Until Obamacare is passed and we have Death Panels deciding our fate, many folks are left on their own to find affordable insurance, or an insurance-like product. The latter comes in the form of "discount medical plans," which -- surely through no fault of the companies themselves -- often wind up being purchased by people who think they're buying actual insurance. We wrote about these, and their bastard cousins "limited insurance plans," last July.
Minnesota Attorney General Lori Swanson last week sued two Texas companies offering these plans. In a press release, she said Houston-based Family Care and Southlake-based Direct Medical Network "deceptively marketed and sold their limited discount plans to Minnesota consumers, in part by misleading them into believing that the plans are health insurance or insurance-like products." Direct Medical, according to the press release, charged a $135 enrollment fee and a monthly fee of $459.50. Family Care charged $100 for enrollment and a monthly charge of at least $109.95. Both companies claim they are part of a provider network that offers significant discounts on routine medical care.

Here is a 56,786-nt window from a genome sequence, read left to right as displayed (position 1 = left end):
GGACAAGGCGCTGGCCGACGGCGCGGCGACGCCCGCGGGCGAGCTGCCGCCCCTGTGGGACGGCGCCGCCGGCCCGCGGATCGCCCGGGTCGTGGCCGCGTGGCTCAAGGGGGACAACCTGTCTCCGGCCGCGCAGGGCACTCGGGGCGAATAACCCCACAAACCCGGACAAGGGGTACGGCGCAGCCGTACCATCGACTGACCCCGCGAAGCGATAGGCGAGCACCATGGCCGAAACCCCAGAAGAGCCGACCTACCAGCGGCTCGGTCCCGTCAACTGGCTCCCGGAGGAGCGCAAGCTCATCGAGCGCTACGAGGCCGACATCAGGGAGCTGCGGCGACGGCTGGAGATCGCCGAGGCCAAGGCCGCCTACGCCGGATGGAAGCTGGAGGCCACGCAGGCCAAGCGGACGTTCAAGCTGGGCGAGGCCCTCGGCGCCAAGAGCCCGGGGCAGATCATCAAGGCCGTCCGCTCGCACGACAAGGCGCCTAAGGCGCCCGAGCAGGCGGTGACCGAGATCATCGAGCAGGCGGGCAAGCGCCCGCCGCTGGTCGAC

Rhonda Payne, Family Care's general counsel, tells Hair Balls that the company denies all the allegations and plans to "vigorously defend" itself. She didn't want to comment any further. She just said she had "no idea" where the allegations came from -- as if this was the first time in the history of the discount medical industry that an official has called "bullshit!"
According to Swanson's office, "more than 90 percent of the 3,411 Minnesota consumers who signed with Family Care since 2004 have since cancelled, with 38 percent of Family Care's enrollees cancelling in the first month and 71 percent cancelling in the first six months." Hair Balls wonders what Family Care thinks the explanation is for all these cancellations. Mass coincidence? Or maybe those customers just felt too guilty for getting such an awesomely amazing product at such a bargain-basement rate?
We Believe Local Journalism is Critical to the Life of a City
Engaging with our readers is essential to the mission of the Houston Press. Make a financial contribution or sign up for a newsletter, and help us keep telling Houston’s stories with no paywalls.
Support Our Journalism
CNN reported on some complaints against Direct Medical last year as well. Man, these companies just can't catch a break. We can't imagine why.